Recent testing has shown kiwifruit to be surprisingly high in lutein for better eyes. Given that they are also a great source of vitamin C which is needed for protecting your vision, kiwifruit is definitely deserves its place in the recipe ahead. It helps that kiwi juice tastes great as well.


Key Vitamins and Nutrients that Help your Eyes Stay Healthy:


Vitamin A:


Vitamin A deficiency can cause night vision problems and increase your risk of macular degeneration and cataracts. It can also cause severe dry eyes, which can lead to eye infections and vision loss.


Research suggests vitamin A also may lower your risk of cataracts and macular degeneration later in life. It also may slow vision loss in people with an eye condition called retinitis pigmentosa


Vitamin A also plays a vital role in bone growth and helps you fight off pink eye symptoms and other infections by keeping your immune system strong. And it is essential for healthy skin.


This essential vitamin is also important for the heart, kidneys, lungs, bones and general immunity.


The best dietary sources include beef or chicken liver, cod liver oil, milk and eggs. Indirectly, your body can also obtain it from colorful vegetables and fruits (pro-vitamin A carotenoids – see below).


With vitamin A, you need to be careful not to consume it over-keenly, as excessive amounts may be harmful. If you ingest over 2,800 micrograms (9,333 IU) per day, you can develop vitamin A toxicity, which manifests as headaches, dizziness, joint pain and skin changes. The recommended daily intake is 600 micrograms of vitamin A obtained from a varied diet of both plant and animal foods.


Also, be careful taking supplements if you use oral acne medications that contain isotretinoin (one example is Accutane). These medications can contain high levels of vitamin A, increasing your risk of a toxicity reaction.


Pro-vitamin A Carotenoids:


Other important nutrients for your eyes and vision are the yellow, orange and red pigments in fruits and vegetables that are called carotenoids. There are hundreds of carotenoids, but the most common ones found in North American diets are alpha-carotene, beta-carotene, beta-cryptoxanthin, lutein, zeaxanthin and lycopene.


Carotenoids are also called phytonutrients, a term that describes plant-derived nutrients confirmed as important to human health.


Pro-vitamin A carotenoids. Alpha-carotene, beta-carotene and beta-cryptoxanthin are called pro-vitamin A carotenoids because your body converts them to vitamin A during digestion.


Currently no recommended dietary allowance exists for pro-vitamin A carotenoids, but the National Cancer Institute, the American Cancer Society and the American Heart Association recommend that everyone eat a variety of carotenoid-rich fruits and vegetables daily.


Good sources of carotenoids are leafy greens and orange, yellow and red fruits and vegetables (kale, spinach, leaf lettuce, carrots, bell peppers, tomatoes, tomato juice, sweet potatoes, broccoli, squash, watermelon, pink grapefruit, apricots).


Lutein and Zeaxanthin:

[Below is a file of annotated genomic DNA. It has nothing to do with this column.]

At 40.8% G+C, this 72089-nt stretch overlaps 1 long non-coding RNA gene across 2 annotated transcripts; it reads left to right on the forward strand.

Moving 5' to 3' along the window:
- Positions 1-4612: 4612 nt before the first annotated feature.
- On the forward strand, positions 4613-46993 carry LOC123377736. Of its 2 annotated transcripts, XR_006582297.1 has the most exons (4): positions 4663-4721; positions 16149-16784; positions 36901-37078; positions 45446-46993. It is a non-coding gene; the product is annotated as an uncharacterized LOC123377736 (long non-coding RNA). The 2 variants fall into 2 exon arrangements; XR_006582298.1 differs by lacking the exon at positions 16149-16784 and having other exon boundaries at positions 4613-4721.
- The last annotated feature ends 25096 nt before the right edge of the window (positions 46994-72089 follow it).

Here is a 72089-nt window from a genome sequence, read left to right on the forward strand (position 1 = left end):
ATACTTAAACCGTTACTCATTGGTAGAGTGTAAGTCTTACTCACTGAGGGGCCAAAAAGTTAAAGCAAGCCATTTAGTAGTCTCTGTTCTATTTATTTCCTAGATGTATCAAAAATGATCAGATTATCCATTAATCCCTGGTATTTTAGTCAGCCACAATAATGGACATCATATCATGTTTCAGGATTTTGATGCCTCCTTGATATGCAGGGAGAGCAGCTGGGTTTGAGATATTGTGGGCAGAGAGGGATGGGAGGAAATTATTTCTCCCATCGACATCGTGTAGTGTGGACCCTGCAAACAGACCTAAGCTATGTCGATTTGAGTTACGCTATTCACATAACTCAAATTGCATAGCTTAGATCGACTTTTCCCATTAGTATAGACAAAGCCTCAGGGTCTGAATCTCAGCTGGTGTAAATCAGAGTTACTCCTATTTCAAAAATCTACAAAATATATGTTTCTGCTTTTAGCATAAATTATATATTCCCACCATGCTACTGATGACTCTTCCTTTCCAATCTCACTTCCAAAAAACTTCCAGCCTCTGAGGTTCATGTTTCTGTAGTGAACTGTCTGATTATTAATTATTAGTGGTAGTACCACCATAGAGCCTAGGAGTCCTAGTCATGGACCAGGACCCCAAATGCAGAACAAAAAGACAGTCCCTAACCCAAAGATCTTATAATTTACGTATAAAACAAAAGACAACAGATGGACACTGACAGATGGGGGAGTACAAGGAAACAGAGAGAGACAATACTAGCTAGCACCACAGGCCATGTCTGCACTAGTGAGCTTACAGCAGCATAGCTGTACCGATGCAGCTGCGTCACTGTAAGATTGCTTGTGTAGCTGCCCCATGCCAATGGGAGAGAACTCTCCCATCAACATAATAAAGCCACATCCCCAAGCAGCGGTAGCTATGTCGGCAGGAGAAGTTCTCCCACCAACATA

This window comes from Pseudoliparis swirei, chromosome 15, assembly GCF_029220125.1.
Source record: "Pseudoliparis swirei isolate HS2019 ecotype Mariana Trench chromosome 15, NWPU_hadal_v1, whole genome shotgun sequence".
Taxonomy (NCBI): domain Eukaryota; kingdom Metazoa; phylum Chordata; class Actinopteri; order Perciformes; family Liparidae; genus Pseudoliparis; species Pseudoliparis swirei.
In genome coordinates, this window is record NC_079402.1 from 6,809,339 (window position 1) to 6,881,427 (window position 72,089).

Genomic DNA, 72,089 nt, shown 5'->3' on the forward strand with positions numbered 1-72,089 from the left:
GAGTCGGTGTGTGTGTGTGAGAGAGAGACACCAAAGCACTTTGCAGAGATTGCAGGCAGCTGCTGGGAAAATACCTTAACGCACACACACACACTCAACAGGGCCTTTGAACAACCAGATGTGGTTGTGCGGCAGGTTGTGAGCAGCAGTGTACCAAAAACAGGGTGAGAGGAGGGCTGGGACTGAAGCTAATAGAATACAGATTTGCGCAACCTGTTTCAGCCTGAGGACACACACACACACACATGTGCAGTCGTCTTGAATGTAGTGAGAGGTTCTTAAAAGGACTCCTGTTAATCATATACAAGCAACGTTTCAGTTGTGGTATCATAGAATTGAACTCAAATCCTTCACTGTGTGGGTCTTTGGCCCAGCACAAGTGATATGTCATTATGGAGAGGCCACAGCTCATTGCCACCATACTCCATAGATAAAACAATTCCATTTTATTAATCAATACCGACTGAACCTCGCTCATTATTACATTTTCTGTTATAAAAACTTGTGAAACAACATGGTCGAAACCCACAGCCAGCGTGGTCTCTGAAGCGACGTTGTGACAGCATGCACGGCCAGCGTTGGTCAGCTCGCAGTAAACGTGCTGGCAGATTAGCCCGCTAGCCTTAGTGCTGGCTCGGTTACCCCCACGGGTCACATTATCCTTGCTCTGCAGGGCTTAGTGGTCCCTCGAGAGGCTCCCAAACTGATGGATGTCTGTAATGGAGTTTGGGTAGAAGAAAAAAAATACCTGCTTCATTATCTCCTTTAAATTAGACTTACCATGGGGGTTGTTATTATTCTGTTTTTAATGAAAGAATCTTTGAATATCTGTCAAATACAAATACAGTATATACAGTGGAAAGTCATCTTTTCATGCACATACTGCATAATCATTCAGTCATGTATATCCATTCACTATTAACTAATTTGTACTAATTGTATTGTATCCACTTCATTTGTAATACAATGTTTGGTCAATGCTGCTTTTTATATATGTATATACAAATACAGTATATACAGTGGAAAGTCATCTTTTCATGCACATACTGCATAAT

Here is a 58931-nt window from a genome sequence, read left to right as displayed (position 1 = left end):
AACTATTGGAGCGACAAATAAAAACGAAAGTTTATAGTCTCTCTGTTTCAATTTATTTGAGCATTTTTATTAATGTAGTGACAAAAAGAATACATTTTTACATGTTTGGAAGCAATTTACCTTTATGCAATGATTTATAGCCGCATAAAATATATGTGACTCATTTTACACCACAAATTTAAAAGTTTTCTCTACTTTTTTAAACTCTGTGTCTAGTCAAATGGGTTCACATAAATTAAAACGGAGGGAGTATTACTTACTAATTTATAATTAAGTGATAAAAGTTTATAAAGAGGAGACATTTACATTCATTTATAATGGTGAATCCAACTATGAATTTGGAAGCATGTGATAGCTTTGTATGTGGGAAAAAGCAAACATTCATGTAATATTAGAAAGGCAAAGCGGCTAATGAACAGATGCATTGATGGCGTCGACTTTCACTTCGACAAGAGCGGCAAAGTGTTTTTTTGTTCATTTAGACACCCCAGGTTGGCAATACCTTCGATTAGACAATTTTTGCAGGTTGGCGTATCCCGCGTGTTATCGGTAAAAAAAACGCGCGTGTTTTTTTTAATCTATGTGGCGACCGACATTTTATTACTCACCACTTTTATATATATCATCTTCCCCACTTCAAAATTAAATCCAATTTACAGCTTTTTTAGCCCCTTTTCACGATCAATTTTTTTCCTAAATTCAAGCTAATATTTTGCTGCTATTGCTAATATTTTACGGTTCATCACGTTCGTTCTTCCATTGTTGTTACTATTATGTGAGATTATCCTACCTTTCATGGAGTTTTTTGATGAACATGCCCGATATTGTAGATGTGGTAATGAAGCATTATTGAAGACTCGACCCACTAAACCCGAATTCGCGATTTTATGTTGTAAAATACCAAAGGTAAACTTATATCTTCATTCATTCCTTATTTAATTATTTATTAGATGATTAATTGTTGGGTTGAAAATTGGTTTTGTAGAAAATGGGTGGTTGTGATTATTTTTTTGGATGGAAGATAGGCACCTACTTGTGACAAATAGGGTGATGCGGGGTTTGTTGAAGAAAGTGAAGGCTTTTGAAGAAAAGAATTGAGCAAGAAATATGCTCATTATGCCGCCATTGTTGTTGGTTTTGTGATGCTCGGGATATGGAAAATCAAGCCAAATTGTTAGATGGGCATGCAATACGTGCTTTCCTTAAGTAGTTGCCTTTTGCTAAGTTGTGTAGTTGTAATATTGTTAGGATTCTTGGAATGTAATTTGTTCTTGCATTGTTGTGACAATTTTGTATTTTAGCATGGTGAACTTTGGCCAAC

A study that was conducted in 2008 indicated that the people who consumed lutein and zeaxanthin are 23 percent less prone to cataracts than the people who do not have those nutrients in their diets.


These two potent antioxidants are important to your eyes because they help protect your retina from damage caused by the sun's harmful ultraviolet (UV) rays and high-energy visible (HEV) light. Prolonged exposure to UV and HEV rays may damage the retina and increase your risk of developing macular degeneration.


Some research suggests lutein and zeaxanthin also may reduce your risk of cataracts later in life.


Lutein and zeaxanthin are naturally occurring plant pigments in dark leafy greens, including kale, spinach, romaine lettuce and green leaf lettuce. They are also in a variety of other vegetables, including broccoli, squash, orange bell peppers, beetroot with the beet greens, kiwifruit, carrots and tomatoes.


These fruits and veges can all be used to make delicious, vision promoting juices. Eggs are also a good dietary source.

There is no RDA for lutein and zeaxanthin. But some researchers suggest you need at least six to ten milligrams (mg) of lutein daily for good eye health.


Lycopene:


Another important carotenoid for good vision, lycopene is the pigment that gives tomatoes their red color. The redder the tomato, the more lycopene is present. Besides tomatoes and tomato juice, other sources of lycopene include watermelon, pink grapefruit, apricots and blood oranges.


Research suggests lycopene, like lutein and zeaxanthin, may reduce your risk of macular degeneration and cataracts later in life. Lycopene also appears to lower the risk for a number of cancers, including lung cancer, prostate cancer in men and cervical cancer in women.


Currently, there is no RDA for lycopene, but to achieve the health benefits of this and other phytonutrients, the National Academy of Science and other health-related organizations recommend that you include plenty of carotenoid-rich fruits and vegetables in your daily diet.

Vitamin E:


Vitamin E is a powerful antioxidant vitamin, helps your body produce red blood cells. It also may help reduce your risk of cardiovascular disease and prevent certain types of cancer. Studies also suggest vitamin E may help maintain good eyesight throughout your life by reducing your risk of cataracts and macular degeneration.


Sunflower seeds and almonds are excellent sources of vitamin E. Other vitamin E-rich foods include hazelnuts, peanut butter, spinach, avocados, olive oil and whole grains.


The daily RDA for vitamin E is 15 mg (22.5 IU) for teens and adults.


Vitamin C:


Vitamin C (also called ascorbic acid), a water-soluble vitamin and powerful antioxidant, is abundant in many fruits and vegetables. Top sources include oranges and orange juice, red and green bell peppers, grapefruit, strawberries, broccoli and kale.